Prediction: One- and two-year-olds should be capable, at least in some minimally demanding situations, of coordinating their plans with another’s.

Not just one experiment: all the research I could find paints the same picture.

also adults ...

A \emph{very small scale action} is one that is typically distantly related as a descendent by the means-end relation to the actions which are sometimes described as ‘small scale’ actions, such as playing a sonata, cooking a meal or painting a house (Bratman, 2014, p. 8).
There are very small scale joint actions like playing a chord together in the course of playing a duet, clinking glasses in the course of toasting our success, or plassing a plate between us in the course of doing the washing up together.

Small Scale

Very Small Scale

Playing a piano duet

Playing a chord together

Toasting our success together

Clinking glasses

Washing up together

Passing a plate between us

Philosophers have rarely considered such very small scale joint actions. But at least some such cases seem to involve exercising shared agency no less than larger scale activities like painting a house together.
But very small scale joint actions create a challenge to views like Gilbert’s.
Those views hinge on the roles of intention and practical reasoning.
But in at least some cases, very small scale joint actions are not a consequence of practical reasoning concerning those particular actions, nor need they involve intentions which specify outcomes to which the very small scale joint actions are directed. There is simply no need for practical reasoning, or intention, in many such cases. This is particularly obvious if you think about very small scale joint actions which occur in the context of larger scale activities, such as our playing a chord in the course of playing a piano duet.
Of course, there is no principled bar to having intentions concerning the goals of such very small scale actions (as far as I know), and such intentions may sometimes exist. But in very small scale cases of acting together, intentions and practical reasoning are often superfluous and sometimes absent.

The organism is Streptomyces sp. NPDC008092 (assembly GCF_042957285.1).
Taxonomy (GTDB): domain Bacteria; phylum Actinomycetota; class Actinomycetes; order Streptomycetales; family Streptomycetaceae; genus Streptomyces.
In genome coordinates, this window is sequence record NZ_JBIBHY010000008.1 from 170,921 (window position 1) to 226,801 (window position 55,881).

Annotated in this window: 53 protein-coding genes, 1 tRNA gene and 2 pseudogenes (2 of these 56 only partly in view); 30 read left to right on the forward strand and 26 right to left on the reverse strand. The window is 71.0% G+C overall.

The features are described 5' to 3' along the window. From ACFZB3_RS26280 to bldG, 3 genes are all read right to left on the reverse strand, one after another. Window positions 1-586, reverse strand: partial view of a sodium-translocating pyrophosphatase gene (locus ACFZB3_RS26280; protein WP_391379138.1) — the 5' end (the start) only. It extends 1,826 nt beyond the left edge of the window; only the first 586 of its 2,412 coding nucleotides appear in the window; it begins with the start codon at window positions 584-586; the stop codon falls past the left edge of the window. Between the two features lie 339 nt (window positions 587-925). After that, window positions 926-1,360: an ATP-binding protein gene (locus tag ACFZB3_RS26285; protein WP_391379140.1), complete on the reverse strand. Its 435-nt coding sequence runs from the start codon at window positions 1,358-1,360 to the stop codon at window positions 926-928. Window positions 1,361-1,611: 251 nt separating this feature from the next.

Despite this, these very small scale interactions appear to involve exercises of shared agency no less than small scale activities such as playing a piano duet.
So this also makes pressing the question about limited cognitive resources.

Programme

1. The Leading Account (Bratman’s)

2. Problems for the Leading Account

3. A Minimal Alternative

goal != intention

A goal is an outcome to which an action is directed: the grasping of a mug or the writing of a paper, for example.
Importantly, a goal is not an intention. An intention is a mental state whereas a goal is an outcome, so a state of affairs. And not usually a mental one.
[It’s easy to miss the distinction between goals and intentions, perhaps because in talking about goals you may reveal much about what you intend.]

distributive vs collective

Just as some injections can be collectively life-saving, so some actions can be collectively directed to a goal. For example, consider this sentence:

‘The goal of their actions is to find a new home.’

This can be interpreted distributively: each of their actions is separately directed to finding a new home. But it can also be interpreted collectively: finding a home is an outcome to which their actions are directed and this is not, or not just, a matter of each of their actions being individually directed to finding a home.
The difference between distributive and collective interpretations is clearly substantial, for on the distributive interpretation the statement can only be true if her life has been saved more than once, whereas the truth of the collective interpretation requires only one life-threatening situation.